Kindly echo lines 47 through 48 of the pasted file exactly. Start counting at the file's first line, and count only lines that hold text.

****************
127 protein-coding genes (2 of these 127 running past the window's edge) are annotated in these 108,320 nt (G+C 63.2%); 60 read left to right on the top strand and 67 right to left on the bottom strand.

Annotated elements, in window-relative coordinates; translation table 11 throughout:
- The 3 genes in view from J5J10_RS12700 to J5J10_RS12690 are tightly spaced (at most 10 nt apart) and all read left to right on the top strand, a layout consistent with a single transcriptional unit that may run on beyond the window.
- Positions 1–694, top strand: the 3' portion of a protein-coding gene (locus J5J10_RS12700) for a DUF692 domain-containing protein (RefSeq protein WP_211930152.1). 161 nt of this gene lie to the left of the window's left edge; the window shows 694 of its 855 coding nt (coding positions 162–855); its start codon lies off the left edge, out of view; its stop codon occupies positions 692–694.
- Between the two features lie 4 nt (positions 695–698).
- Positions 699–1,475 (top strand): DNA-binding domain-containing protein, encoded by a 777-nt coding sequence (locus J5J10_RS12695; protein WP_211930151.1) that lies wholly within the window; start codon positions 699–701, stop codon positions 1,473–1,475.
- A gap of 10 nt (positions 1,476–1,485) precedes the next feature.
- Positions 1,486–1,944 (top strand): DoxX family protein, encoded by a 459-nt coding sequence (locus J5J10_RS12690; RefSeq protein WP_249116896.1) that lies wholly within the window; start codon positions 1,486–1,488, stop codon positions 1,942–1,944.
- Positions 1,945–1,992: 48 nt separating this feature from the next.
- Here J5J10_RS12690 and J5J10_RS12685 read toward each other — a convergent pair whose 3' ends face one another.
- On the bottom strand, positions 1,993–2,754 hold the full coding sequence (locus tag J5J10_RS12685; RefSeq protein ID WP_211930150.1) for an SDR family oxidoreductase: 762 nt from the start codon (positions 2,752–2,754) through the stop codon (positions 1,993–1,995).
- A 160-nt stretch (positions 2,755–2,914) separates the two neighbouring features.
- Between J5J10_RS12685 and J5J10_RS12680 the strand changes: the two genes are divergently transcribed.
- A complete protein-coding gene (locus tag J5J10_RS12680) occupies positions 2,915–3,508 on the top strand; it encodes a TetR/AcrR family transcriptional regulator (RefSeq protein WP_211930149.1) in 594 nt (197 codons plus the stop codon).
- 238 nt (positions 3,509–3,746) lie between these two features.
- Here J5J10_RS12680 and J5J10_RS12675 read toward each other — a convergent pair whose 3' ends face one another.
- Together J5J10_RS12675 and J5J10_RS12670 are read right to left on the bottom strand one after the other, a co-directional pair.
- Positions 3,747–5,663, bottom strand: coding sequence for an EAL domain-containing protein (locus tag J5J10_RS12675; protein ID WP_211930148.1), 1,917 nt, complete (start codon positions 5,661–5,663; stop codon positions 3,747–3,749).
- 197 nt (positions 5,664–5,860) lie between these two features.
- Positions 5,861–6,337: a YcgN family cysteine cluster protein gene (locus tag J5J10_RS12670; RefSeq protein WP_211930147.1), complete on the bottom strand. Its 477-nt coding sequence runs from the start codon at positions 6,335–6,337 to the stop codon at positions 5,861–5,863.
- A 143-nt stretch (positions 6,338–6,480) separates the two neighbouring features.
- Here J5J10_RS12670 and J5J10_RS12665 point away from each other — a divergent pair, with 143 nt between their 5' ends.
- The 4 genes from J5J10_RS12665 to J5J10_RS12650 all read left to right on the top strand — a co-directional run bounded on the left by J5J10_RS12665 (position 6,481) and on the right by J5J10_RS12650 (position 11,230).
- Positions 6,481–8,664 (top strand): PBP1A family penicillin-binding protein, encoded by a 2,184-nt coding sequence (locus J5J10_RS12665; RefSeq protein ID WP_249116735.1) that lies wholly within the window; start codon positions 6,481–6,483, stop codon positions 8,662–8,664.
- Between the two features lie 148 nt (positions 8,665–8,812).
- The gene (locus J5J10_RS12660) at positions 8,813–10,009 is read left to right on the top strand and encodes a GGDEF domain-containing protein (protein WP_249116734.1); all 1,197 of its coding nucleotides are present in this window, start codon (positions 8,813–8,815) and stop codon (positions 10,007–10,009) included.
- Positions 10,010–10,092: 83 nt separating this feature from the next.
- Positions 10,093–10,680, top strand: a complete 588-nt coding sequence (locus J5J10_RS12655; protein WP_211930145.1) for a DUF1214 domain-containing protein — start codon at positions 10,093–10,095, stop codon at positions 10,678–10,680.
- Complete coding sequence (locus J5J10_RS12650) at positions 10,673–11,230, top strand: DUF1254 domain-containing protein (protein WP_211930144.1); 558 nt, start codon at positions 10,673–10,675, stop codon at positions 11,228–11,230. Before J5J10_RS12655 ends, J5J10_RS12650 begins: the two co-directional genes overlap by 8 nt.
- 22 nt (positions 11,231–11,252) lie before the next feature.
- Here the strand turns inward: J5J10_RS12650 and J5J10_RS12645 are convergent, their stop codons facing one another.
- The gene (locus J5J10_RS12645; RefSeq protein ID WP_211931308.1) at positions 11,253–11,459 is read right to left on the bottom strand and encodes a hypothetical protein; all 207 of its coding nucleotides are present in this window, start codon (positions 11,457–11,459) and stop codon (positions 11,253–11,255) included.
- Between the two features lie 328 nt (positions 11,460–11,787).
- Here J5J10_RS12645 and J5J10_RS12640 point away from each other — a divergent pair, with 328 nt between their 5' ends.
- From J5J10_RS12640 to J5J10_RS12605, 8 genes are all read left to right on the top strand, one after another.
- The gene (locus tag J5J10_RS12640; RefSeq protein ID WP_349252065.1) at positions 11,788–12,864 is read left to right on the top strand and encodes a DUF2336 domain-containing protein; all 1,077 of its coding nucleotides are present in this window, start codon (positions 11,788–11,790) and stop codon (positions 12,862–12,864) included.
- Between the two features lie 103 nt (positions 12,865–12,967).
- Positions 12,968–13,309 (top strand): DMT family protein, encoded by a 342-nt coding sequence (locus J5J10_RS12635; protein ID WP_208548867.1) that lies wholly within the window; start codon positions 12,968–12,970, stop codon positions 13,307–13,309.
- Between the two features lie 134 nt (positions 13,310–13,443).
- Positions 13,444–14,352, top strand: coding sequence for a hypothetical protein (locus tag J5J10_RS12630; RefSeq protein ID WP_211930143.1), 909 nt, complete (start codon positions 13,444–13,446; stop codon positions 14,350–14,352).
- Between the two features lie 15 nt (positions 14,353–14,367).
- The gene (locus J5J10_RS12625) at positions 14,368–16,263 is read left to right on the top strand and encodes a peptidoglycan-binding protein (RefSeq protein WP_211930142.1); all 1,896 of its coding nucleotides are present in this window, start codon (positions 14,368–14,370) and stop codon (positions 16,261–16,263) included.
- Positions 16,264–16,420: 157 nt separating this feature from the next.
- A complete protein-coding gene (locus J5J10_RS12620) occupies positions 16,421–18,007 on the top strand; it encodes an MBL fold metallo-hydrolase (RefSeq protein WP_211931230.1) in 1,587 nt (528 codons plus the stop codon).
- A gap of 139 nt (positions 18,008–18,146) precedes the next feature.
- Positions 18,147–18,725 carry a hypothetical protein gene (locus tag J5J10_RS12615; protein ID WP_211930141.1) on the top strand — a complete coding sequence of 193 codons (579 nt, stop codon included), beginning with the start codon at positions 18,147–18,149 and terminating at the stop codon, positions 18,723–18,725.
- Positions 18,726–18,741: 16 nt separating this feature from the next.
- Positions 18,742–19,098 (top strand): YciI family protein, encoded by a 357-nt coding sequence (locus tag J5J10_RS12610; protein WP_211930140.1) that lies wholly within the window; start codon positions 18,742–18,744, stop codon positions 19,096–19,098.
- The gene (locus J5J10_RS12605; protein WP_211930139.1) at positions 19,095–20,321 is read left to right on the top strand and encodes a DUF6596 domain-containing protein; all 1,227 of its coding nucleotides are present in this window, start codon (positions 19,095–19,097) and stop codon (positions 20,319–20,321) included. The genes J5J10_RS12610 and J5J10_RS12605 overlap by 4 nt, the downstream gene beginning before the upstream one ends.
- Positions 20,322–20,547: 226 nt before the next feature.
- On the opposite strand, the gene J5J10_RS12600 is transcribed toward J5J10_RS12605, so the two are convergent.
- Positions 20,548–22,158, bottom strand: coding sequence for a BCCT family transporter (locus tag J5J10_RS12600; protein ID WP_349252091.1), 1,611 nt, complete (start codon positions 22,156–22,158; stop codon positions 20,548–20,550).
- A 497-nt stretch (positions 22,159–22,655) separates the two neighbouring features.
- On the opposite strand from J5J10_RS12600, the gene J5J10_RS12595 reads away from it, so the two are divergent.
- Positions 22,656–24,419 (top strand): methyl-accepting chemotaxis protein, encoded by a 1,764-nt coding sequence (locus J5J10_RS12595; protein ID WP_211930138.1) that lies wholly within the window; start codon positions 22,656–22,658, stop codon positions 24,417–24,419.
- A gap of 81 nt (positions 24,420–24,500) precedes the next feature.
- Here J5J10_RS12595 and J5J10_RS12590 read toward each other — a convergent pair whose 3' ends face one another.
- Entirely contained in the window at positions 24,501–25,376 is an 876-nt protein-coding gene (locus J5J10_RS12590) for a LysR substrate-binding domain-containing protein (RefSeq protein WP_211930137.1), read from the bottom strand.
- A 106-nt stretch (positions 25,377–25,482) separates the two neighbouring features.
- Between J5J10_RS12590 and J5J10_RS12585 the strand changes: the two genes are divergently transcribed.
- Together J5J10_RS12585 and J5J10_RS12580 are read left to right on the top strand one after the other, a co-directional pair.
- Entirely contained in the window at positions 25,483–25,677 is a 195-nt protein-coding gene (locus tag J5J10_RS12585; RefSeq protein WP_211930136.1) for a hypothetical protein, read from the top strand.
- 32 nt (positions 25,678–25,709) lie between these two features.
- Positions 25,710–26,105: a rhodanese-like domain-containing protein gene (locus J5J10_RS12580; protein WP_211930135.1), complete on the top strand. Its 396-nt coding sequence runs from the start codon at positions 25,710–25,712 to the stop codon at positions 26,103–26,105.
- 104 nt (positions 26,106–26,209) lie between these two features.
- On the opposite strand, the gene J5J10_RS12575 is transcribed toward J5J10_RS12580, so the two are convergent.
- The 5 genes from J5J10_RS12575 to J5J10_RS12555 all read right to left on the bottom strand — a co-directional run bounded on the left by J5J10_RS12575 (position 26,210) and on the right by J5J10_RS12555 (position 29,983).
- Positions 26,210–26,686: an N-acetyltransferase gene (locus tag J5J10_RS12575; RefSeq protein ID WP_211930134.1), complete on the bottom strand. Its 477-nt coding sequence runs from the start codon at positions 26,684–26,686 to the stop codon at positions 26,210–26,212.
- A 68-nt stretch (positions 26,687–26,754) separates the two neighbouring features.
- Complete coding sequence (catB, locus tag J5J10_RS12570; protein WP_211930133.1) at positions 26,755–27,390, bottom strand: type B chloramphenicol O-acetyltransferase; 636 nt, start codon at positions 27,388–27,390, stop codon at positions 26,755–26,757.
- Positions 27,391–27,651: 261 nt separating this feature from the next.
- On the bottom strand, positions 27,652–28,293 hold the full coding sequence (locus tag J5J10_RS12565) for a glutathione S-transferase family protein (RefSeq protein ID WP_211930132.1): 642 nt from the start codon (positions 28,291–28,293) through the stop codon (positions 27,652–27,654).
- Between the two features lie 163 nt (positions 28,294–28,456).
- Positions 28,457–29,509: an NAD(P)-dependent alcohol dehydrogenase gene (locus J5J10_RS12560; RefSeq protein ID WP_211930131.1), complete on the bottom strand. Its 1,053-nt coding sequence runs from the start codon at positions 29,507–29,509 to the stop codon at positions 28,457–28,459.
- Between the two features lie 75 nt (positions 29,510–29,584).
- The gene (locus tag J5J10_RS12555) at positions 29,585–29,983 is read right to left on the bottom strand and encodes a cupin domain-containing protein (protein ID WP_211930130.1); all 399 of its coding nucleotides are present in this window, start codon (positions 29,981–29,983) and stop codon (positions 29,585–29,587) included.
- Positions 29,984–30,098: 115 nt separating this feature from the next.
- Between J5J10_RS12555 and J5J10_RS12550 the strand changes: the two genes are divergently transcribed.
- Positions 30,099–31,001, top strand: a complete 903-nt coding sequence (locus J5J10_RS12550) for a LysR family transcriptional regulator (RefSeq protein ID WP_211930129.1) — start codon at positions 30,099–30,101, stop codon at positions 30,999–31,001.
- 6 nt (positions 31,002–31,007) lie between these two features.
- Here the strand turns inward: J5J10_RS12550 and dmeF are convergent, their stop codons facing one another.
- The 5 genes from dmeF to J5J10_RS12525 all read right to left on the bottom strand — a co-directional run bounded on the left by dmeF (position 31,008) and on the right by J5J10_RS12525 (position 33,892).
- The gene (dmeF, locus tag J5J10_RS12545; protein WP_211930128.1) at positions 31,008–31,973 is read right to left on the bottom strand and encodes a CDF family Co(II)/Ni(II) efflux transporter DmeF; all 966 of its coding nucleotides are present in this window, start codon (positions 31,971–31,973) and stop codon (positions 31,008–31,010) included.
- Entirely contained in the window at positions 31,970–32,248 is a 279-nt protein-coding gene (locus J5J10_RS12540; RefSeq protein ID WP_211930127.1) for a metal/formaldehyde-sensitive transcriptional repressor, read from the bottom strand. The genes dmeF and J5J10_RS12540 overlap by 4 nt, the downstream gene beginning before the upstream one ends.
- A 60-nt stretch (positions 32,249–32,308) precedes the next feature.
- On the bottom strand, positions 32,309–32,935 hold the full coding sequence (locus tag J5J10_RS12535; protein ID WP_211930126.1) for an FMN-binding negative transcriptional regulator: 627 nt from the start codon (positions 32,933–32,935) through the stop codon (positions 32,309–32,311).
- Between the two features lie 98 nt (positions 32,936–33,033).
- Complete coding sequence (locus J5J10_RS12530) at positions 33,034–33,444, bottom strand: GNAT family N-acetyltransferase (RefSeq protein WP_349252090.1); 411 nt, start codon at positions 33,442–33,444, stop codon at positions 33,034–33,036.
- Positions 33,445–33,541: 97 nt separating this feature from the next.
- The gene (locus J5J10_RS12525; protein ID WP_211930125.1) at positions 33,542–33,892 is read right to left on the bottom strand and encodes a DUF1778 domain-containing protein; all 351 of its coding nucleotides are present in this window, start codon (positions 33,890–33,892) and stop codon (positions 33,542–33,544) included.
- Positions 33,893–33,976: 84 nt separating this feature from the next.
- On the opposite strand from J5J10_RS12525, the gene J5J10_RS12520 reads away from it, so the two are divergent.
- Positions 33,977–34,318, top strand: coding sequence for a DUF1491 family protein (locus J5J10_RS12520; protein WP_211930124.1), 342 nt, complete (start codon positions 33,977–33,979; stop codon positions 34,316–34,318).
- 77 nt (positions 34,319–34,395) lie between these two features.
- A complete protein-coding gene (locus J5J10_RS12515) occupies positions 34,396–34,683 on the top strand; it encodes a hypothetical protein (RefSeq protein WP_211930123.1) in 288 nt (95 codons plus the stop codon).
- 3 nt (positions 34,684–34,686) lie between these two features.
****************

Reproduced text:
- Positions 18,726–18,741: 16 nt separating this feature from the next.
- Positions 18,742–19,098 (top strand): YciI family protein, encoded by a 357-nt coding sequence (locus tag J5J10_RS12610; protein WP_211930140.1) that lies wholly within the window; start codon positions 18,742–18,744, stop codon positions 19,096–19,098.